The furniture factory is run by HabiTec Social Enterprise which has 45 Angolan employees, including seven administrative staff. Manual jobs include sawing-machine operators, mechanics and maintenance teams  in seeking to serve Angola’s educational sector. Habitec's aim is to improve productive capacity, focusing on school furniture as the government has established targets to improve the quality of teaching and reduce illiteracy. In order to do this, there needs to be physical school infrastructure – and quality school furniture is the basis of this program.

Friday, May 13, 2011

Battling Malnutrition Problems

(ANGOP May 12)   The UNICEF (The United Nations Children's Fund) representative in Angola, Koenraad Vanormelingen, released current research results that show that 8.2% of Angolan children under 5 years old, a total in the order of 300,000 children, suffer from acute malnutrition.

According to representative Vanormelingen, these country totals are the major cause of morbidity and mortality in Angolan children under five years of age.  These research reflect that in other lessor levels of malnutrition; some 15.6% or one million children suffer from the basic level of malnutrition, while some 500,000 children suffer from chronic malnutrition.

The representative proclaimed that these statistics illustrate a problem of a lack of complete nutrition, not simply the problem of the lack of access to macro nutrients such as protein and sugar.

UNICEF defines acute malnutrition as the nutritional deficiencies that produce reduced Weight to Height anthropometric indicators; producing very physically lean or skeletal appearing body frames. Chronic malnutrition is defined as reduced Height to Weight indicators which will produce stunted growth and other physically limiting conditions such as mental development.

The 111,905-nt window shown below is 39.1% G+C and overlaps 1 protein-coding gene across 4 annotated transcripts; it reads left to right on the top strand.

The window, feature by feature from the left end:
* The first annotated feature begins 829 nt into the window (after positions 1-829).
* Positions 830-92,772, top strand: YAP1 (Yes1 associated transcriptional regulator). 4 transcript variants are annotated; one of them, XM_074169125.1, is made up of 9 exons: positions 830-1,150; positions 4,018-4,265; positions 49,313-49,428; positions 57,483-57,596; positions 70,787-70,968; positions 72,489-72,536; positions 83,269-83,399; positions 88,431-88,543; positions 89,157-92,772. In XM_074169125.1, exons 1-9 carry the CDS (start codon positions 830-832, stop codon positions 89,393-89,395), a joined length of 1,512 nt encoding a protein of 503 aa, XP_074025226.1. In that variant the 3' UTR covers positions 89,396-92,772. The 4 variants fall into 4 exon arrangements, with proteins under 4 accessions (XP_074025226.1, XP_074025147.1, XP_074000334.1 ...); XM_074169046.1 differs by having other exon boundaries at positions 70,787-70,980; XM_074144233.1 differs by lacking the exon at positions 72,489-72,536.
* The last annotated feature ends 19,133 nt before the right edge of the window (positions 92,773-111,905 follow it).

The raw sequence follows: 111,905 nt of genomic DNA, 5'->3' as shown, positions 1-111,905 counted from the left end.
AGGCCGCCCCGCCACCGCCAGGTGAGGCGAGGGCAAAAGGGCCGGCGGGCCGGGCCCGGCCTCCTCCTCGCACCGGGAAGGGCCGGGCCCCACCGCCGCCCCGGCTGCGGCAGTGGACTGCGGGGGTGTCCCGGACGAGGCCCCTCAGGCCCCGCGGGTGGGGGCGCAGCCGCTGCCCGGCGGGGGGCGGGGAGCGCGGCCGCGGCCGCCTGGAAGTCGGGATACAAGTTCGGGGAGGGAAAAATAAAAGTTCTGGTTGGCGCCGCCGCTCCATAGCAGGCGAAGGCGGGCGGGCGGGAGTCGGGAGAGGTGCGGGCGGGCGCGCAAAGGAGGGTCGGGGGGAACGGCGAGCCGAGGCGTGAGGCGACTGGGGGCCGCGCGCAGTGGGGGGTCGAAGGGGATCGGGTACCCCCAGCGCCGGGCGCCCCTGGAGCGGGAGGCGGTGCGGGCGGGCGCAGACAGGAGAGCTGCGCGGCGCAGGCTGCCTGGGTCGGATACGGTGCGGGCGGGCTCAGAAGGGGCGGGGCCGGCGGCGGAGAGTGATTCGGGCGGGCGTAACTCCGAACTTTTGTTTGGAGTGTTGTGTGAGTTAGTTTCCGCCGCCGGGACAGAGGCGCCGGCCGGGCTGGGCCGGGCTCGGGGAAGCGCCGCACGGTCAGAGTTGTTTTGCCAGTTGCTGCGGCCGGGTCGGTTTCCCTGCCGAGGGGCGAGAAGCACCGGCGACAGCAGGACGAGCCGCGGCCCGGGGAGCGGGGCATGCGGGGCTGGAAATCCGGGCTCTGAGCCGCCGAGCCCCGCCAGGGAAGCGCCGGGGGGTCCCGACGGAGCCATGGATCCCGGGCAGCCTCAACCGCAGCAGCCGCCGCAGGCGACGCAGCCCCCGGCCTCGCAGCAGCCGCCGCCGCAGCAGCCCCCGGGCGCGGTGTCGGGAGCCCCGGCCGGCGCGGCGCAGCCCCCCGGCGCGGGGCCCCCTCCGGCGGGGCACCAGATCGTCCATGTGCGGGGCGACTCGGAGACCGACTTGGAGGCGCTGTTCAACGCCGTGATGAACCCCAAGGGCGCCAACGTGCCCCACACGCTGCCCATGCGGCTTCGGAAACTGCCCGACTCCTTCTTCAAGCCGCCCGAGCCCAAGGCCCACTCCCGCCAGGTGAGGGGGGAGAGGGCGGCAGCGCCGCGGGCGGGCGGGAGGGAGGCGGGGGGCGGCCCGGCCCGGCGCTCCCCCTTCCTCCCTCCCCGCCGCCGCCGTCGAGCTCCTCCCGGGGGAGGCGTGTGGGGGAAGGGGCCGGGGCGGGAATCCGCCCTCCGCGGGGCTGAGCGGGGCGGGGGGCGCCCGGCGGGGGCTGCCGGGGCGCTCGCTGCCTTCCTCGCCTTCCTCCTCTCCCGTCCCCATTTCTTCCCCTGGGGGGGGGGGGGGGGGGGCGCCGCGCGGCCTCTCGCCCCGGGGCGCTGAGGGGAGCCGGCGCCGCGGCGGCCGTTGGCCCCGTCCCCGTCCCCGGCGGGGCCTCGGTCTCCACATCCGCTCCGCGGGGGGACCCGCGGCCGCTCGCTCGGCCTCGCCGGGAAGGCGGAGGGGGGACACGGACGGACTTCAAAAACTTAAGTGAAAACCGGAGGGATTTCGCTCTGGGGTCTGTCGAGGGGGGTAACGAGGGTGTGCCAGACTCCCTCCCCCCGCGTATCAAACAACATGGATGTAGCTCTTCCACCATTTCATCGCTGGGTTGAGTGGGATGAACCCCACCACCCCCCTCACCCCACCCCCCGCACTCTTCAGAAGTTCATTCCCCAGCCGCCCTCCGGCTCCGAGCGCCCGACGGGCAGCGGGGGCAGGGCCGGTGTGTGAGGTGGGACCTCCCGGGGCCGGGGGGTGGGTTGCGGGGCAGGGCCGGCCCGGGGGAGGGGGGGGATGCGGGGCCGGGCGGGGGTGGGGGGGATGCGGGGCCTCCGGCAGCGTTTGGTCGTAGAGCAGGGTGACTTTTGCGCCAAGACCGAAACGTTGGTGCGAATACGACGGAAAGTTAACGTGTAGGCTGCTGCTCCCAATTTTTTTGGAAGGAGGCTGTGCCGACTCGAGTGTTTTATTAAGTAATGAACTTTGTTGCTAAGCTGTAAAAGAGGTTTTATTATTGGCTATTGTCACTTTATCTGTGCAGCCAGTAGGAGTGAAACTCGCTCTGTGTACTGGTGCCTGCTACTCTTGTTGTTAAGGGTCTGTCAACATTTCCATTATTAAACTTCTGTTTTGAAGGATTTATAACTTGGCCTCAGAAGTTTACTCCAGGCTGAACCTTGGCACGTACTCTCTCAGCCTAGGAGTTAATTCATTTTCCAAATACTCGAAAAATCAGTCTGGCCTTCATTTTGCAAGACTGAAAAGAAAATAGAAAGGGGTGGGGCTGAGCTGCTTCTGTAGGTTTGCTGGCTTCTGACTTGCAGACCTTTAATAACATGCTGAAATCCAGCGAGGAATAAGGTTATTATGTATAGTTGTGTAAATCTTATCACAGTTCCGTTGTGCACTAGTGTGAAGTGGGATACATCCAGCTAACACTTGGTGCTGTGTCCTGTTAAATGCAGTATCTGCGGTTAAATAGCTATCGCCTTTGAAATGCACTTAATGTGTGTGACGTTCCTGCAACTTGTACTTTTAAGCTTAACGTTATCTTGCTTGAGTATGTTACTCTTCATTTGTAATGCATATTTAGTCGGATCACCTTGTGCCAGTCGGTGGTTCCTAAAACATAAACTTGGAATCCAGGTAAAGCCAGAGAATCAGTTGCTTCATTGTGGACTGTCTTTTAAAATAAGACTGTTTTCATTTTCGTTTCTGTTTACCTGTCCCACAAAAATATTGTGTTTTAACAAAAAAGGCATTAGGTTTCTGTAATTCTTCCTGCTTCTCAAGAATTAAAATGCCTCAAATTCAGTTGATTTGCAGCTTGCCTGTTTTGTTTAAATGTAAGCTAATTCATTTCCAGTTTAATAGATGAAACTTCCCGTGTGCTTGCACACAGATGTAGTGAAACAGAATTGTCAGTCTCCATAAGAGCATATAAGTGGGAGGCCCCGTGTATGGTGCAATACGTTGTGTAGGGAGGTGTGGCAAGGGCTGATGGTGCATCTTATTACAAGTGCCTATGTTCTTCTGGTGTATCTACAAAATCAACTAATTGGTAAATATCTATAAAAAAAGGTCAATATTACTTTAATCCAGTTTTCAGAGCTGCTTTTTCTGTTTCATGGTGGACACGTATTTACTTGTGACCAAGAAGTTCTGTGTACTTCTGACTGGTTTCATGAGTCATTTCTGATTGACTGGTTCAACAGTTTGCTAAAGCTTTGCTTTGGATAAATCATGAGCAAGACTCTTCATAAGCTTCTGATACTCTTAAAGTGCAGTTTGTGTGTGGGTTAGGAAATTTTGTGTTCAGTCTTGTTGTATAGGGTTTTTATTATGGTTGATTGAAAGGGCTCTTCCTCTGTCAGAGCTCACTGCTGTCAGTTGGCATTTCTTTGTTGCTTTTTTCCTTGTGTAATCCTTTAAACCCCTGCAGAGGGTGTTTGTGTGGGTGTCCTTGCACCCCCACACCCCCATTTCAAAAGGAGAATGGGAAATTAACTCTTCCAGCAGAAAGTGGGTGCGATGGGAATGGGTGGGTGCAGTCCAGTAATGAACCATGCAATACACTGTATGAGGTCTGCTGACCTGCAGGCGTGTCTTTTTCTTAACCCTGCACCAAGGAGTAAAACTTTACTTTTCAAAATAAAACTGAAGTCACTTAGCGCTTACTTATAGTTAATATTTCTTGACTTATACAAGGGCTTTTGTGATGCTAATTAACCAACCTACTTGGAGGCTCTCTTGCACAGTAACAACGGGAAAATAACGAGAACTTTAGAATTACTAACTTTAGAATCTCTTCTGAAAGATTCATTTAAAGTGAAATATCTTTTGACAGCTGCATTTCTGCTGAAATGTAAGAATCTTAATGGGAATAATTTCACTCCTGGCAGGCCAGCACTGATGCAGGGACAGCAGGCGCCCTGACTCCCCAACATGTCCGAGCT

Monday, May 9, 2011

Angola Canoeing: Beginning 'Paddles' to Success

Despite the difficulties of starting a “new activity” like canoeing in Angola, the sport has already taken the name of the country far beyond the sea that laps the western side of the capital city Luanda.  In just ten years, the national high-level athletes have won 23 medals in African championships (six gold, eight silver and nine bronze).

There is not much information about the origin of Canoeing in Angola. The most ancient records mention “canoe competitions among the fishermen of the island during Luanda’s and Dande’s festivals”, says professor Francisco Freire. The winner of these sporadic competitions, dating back to colonial times, “won a case of beer”, recalls the chairman of the Technical Council of the Angolan Federation of Water Sports (FADEN).

The period that followed the colonial times, where water sports were basically sailing and rowing, the sport of canoeing was almost nonexistent.  Canoeing would have to wait almost 25 years to shake again the Bay of Luanda, now in a more serious way.

The sport is gaining greater visibility during festivals of the Nautical Club (February), the Naval Club (May) and Navy (June). Despite the growing interest, FADEN controls only 20  canoeing athletes (to which we add 100 sailing athletes and five of rowing). Of these, 15 practice at high level, despite the “lack of proper support structures”, according to Freire.